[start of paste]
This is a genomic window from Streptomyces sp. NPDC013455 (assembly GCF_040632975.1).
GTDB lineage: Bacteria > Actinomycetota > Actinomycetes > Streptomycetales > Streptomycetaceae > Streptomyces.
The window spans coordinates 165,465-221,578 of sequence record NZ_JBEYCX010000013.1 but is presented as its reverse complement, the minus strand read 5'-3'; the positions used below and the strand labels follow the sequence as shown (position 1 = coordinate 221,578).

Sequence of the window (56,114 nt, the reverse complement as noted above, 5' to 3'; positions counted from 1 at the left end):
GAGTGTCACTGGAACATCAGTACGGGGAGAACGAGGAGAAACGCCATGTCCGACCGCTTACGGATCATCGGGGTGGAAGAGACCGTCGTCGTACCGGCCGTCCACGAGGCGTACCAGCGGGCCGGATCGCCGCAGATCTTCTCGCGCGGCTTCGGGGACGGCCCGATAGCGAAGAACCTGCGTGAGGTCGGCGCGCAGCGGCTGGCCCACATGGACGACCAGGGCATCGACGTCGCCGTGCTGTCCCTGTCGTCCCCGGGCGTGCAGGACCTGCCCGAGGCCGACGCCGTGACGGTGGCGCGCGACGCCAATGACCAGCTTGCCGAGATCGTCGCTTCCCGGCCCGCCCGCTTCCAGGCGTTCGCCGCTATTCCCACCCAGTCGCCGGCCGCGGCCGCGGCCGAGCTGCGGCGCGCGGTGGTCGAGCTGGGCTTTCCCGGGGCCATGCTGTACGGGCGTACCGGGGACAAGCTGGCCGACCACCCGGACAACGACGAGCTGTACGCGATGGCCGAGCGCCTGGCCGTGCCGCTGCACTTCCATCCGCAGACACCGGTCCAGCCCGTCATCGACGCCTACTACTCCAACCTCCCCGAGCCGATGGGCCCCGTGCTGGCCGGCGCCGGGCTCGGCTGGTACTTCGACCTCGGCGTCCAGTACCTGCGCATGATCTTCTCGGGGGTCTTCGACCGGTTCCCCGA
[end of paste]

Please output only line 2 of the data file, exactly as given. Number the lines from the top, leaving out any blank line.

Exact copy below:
GTDB lineage: Bacteria > Actinomycetota > Actinomycetes > Streptomycetales > Streptomycetaceae > Streptomyces.